Normalizing But Not Back to Normal: The U.S. Job Market in 2022
The mixed picture of the U.S. labor market that emerged in 2021 isn’t going anywhere this year.
While the unemployment rate has been falling for months, the labor force participation rate has barely budged. Wages are rising, but not enough to offset inflation. Job openings remain well above pre-pandemic levels and employers are struggling to find qualified workers. And the virus itself continues to disrupt child care arrangements and raise health concerns, keeping many Americans on the sidelines.
Most of those trends are expected to linger into at least the first half of 2022, but economists are hopeful that -- if the virus is under control -- labor supply will start to normalize later this year.
Government figures Friday are projected to show that employers added 433,000 workers at the end of 2021, the median estimate in a Bloomberg survey of economists. The labor force participation rate is forecast to tick up to 61.9%, still well shy of the 63.4% seen before the pandemic.
The survey period for the jobs report ended mid-month, so it’s doubtful the omicron variant of the coronavirus had any significant impact on the labor market in the latest data.
“We’ll know whether we’re on the right track in the first few months, though January may be bit of an issue with omicron,” said Brett Ryan, senior U.S. economist at Deutsche Bank Securities Inc. “It may take until the summer to get a grasp on whether the labor market is fully healed, to get a sense of how close we are to full employment.”
Here’s what may be in store for various aspects of the job market in 2022:
Labor Force Participation
The labor force participation rate -- the share of Americans that are either working or looking for work -- was mostly stagnant in 2021.
While some of the factors that have been keeping Americans from re-engaging in the job market could abate in 2022, concerns about the pandemic itself will continue to hold back many job seekers, said Nick Bunker, economist at Indeed Inc. Child care responsibilities will also keep some people from seeking a job, he said.
There is another reason for the sluggish rebound in participation: many older Americans have retired over the last two years. “This is a big chunk of missing workers that we don’t think will come back,” said Sarah House, senior economist at Wells Fargo & Co.
One difference in 2022 compared with recent years could be that larger-than-usual financial cushions -- due to generous government stimulus and unemployment benefits -- fade as households spend down savings. That’s seen encouraging some sidelined workers to seek employment.
Applications for U.S. initial jobless claims rose last week, though remained near historic lows, as the labor market withstood the recent surge in Covid-19 cases.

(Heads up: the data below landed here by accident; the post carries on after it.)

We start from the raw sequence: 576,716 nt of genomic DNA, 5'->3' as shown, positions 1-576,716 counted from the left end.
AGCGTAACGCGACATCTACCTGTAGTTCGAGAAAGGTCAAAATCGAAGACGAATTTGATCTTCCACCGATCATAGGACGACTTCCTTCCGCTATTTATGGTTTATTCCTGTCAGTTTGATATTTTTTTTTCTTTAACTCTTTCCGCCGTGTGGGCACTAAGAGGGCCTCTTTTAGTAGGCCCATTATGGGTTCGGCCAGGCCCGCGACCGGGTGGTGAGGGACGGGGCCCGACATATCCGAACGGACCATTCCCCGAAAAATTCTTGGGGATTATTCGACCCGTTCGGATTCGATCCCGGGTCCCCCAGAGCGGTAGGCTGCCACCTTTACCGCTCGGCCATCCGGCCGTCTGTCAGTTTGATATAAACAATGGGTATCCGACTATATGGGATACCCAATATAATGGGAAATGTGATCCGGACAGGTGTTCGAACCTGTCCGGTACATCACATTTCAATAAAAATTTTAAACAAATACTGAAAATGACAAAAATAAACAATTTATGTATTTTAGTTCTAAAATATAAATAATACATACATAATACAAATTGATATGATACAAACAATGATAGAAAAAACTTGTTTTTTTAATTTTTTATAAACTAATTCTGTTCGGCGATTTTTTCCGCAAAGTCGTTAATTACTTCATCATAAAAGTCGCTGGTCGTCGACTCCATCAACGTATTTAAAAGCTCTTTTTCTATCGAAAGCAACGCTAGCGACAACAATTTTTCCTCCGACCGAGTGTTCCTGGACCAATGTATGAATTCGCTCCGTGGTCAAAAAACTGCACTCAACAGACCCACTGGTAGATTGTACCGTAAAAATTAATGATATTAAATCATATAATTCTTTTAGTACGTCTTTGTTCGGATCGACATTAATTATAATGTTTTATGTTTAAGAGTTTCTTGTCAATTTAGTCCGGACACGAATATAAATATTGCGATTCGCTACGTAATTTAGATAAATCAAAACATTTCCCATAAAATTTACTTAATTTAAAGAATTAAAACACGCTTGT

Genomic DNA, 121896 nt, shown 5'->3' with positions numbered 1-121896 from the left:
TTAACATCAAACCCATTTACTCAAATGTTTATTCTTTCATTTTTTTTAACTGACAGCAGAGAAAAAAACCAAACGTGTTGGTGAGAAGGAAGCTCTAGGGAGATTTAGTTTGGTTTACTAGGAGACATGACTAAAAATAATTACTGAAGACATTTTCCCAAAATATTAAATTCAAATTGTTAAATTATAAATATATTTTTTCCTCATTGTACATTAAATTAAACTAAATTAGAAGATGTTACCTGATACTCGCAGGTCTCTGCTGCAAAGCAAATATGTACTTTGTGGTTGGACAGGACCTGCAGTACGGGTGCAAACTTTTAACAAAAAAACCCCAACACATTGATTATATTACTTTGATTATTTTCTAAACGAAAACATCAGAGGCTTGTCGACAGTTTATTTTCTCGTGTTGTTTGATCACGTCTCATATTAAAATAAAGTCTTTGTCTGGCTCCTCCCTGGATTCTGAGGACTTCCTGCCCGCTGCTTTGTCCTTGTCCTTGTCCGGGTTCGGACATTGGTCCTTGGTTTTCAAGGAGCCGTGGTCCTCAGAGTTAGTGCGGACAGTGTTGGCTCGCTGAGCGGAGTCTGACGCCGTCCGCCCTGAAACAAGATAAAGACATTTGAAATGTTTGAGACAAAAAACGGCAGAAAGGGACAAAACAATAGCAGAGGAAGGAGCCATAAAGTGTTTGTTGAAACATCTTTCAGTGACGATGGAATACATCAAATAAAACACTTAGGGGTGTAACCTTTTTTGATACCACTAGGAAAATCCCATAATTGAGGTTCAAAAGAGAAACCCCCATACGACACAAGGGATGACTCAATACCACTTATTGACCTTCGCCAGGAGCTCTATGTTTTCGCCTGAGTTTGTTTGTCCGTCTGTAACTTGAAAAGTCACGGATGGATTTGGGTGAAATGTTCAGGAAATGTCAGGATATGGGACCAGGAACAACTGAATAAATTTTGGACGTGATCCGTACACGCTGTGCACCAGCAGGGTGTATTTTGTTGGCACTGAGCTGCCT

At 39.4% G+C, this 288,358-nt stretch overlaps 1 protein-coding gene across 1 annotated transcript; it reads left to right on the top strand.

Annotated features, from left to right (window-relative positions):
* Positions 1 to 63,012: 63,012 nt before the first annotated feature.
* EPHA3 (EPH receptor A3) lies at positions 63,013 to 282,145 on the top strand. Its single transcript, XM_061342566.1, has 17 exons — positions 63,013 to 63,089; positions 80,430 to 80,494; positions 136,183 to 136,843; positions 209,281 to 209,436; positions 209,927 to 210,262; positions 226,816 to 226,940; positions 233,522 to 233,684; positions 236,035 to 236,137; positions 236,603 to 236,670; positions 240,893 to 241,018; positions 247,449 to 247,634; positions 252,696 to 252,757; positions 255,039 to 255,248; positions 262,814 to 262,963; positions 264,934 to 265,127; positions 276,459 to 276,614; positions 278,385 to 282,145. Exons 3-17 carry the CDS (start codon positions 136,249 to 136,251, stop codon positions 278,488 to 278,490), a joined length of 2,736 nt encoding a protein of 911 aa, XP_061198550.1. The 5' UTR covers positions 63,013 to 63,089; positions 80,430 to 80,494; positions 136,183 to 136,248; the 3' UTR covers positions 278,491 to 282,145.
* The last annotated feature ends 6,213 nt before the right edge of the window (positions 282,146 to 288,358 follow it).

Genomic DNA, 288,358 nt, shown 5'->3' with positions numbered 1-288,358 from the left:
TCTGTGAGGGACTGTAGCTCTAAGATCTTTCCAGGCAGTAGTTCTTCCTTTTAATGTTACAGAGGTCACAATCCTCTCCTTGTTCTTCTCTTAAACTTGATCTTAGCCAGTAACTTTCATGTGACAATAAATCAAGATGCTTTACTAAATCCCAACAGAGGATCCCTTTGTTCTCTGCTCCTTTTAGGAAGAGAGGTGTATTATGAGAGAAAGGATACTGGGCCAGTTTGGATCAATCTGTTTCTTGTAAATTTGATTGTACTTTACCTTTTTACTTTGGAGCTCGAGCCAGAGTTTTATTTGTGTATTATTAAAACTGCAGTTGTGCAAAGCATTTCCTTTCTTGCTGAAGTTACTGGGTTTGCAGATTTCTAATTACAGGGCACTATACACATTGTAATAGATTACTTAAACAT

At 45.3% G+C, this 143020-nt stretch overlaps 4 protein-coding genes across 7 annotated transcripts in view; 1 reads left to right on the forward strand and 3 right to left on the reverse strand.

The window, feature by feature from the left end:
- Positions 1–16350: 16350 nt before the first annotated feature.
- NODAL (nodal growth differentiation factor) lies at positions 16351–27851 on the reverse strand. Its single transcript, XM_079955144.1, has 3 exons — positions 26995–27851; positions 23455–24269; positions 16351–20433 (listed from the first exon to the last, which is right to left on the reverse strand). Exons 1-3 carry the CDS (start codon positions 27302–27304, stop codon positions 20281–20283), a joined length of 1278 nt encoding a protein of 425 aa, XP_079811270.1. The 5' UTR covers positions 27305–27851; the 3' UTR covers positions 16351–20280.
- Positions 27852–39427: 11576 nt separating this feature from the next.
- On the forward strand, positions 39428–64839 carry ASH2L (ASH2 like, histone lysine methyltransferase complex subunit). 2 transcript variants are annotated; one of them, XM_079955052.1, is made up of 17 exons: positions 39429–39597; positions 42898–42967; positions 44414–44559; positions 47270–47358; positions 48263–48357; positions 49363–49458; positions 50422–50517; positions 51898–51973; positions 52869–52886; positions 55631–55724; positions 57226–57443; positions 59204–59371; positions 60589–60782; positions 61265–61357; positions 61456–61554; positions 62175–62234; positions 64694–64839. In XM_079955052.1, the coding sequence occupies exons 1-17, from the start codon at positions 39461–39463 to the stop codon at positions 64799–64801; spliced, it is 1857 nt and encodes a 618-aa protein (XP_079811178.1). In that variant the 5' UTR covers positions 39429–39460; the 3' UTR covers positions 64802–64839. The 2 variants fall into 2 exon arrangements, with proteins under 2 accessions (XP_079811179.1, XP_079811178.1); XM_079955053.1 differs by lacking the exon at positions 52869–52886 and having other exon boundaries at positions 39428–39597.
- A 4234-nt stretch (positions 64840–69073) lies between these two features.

Economists anticipate solid payroll growth this year, but “we’re probably not going to see the large monthly increases that we did this past year as the pool of unemployed people has certainly shrunk,” Ryan said.
At the start of 2021, the labor market was nearly 10 million jobs short of pre-pandemic levels. Now, there are fewer than 4 million jobs left to recover.
The leisure and hospitality, health care and education sectors are expected to drive payroll gains in 2022, as those sectors have the most room to make up in returning to levels seen in February 2020. Those are also the industries most impacted by rises in coronavirus infections, so progress on the pandemic will play a major role in their recovery.
“There’s still a lot of uncertainty about the pandemic and how the public health situation is going to evolve,” said Daniel Zhao, senior economist at Glassdoor Inc. “Progress on the pandemic is substantial but it’s clear that the pandemic is not fully under control yet. That’s going to take time.”
With job openings expected to remain elevated due to high demand for labor, Americans who are actively looking for work are expected to find jobs relatively quickly.
As more people move into private-sector jobs, the unemployment rate is likely to fall below the Federal Reserve’s “estimate of a full employment economy” by early this year, Stephen Stanley, chief economist at Amherst Pierpont Securities LLC, said in a note.
Economists currently expect the jobless rate to fall to 3.6% by the fourth quarter, near the decades-low of 3.5% prior to the pandemic.
But differences between demographic groups remain. The unemployment rate for Black Americans is nearly double that for White Americans. Economists and policy makers, including those at the Fed, will be watching to see whether the gap narrows throughout this year.
Strong demand for workers, coupled with very low supply, fueled solid wage increases in 2021. While the pace of wage growth may slow if more Americans enter the labor force this year, workers are expected to maintain much of the bargaining power they had over the last 12 months, especially with inflation growing by the most since the 1980s.
“As more supply comes back into the market, that might take some fervor out of the recent pace,” House said. “But it’s still very tight” which will encourage “another year of labor income growth, especially coupled with strong pace of overall hiring.”
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